German Streets Descend into Lawlessness

German police are shown deployed to break up a mass brawl between migrants (Image source: SAT1 video screenshot)

 

“We are losing control of the streets.”

  • During the first six months of 2016, migrants committed 142,500 crimes, according to the Federal Criminal Police Office. This is equivalent to 780 crimes committed by migrants every day, an increase of nearly 40% over 2015. The data includes only those crimes in which a suspect has been caught.
  • Thousands of migrants who entered the country as “asylum seekers” or “refugees” have gone missing. They are, presumably, economic migrants who entered Germany on false pretenses. Many are thought to be engaging in robbery and criminal violence.
  • Local police in many parts of the country admit that they are stretched to the limit and are unable to maintain law and order.
  • “Drug trafficking takes place right before our eyes. If we intervene, we are threatened, spat on, insulted. Sometimes someone whips out a knife. They are always the same people. They are ruthless, fearless and have no problems with robbing even the elderly.” — Private security guard.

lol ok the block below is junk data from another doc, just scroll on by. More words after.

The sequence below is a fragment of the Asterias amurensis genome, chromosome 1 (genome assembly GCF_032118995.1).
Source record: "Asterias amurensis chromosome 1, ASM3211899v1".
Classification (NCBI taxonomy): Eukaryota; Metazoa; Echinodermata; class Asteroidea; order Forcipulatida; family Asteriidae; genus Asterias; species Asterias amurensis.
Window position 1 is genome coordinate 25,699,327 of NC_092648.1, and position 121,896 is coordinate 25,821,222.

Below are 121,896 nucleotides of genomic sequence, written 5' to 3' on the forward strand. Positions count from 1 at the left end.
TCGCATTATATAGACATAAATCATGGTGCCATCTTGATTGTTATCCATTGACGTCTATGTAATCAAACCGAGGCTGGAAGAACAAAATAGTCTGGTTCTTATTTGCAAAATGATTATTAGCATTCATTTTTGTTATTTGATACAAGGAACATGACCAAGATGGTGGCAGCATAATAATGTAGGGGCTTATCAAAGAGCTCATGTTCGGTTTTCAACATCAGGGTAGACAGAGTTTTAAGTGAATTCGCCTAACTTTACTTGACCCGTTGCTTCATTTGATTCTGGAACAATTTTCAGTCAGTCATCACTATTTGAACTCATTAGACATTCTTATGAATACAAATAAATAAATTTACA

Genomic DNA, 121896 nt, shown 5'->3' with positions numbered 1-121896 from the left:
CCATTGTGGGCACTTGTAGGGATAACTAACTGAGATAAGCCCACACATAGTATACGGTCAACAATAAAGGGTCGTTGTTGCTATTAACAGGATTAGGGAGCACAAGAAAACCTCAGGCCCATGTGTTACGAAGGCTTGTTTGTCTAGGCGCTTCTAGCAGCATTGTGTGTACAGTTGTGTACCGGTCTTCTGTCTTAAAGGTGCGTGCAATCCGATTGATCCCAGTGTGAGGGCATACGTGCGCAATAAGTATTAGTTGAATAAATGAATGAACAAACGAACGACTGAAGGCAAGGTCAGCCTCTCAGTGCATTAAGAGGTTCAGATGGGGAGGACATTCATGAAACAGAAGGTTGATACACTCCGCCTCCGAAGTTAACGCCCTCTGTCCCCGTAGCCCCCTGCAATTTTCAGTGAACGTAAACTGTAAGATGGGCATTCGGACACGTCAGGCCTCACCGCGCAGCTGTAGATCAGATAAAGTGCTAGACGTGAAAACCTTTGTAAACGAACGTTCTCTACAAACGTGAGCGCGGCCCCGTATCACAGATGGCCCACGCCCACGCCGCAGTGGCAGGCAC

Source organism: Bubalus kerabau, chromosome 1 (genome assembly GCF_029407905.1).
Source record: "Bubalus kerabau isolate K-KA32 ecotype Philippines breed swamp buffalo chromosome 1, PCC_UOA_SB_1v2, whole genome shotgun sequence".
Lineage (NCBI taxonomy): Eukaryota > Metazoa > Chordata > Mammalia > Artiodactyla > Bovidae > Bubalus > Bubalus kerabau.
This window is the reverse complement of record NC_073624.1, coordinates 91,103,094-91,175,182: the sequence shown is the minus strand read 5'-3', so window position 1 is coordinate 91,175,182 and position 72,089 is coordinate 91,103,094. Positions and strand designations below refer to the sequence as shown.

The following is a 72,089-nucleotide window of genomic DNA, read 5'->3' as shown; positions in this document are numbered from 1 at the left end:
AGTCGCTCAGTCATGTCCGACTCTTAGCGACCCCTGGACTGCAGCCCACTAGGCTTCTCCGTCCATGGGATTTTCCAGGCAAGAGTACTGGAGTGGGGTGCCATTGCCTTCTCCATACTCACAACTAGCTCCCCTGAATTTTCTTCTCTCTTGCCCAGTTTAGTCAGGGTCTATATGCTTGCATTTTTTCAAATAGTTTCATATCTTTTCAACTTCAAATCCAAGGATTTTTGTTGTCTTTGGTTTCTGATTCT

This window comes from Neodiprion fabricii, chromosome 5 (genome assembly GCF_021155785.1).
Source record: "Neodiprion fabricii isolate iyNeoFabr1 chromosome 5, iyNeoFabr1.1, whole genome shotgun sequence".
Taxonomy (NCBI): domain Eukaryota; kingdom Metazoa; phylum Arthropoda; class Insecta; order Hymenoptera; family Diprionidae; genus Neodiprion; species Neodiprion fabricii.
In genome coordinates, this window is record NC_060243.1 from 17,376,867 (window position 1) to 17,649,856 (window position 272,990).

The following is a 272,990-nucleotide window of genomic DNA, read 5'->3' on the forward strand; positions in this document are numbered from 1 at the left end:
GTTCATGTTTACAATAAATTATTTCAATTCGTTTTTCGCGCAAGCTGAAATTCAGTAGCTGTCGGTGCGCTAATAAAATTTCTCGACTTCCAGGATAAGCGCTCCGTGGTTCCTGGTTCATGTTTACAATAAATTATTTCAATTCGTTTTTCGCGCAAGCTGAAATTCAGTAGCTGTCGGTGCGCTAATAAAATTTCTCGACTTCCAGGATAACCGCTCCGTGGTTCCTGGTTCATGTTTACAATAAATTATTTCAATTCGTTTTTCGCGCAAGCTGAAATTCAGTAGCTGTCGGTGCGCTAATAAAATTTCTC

• According to Freddi Lohse of the German Police Union in Hamburg, many migrant offenders view the leniency of the German justice system as a green light to continue delinquent behavior. “They are used to tougher consequences in their home countries,” he said. “They have no respect for us.”
  • “It cannot be that offenders continue to fill the police files, hurt us physically, insult us, whatever, and there are no consequences. Many cases are closed or offenders are released on probation or whatever. Yes, what is happening in the courts today is a joke.” — Tania Kambouri, German police officer. Continue reading

Germany’s Migrant Deportation Plan: “Political Charade”

  • N24 television has reported that up to 50% of “asylum seekers” have gone into hiding and their whereabouts are unknown. They presumably include economic migrants and others who are trying to avoid deportation if or when their asylum applications are rejected.
  • Tens of thousands of migrants destroyed their passports and other identity documents before arriving in Germany. It may take years for German authorities to determine the true identities of these people and their countries of origin.
  • Even if Germany sends these individuals back to the countries where they first entered the EU (usually Greece, Hungary or Italy), with a borderless Europe, migrants can easily make their way back to Germany.
  • German authorities are downplaying migrant lawlessness, apparently to avoid fueling anti-immigration sentiment.
  • Migrants are still coming to Germany at the rate of about 2,000 per day.
  • “Eight to ten million migrants are still on the way.” – Development Minister Gerd Müller.

After three months of political infighting, Germany’s coalition government has announced new measures aimed at making it easier to deport migrants who are convicted of committing crimes.

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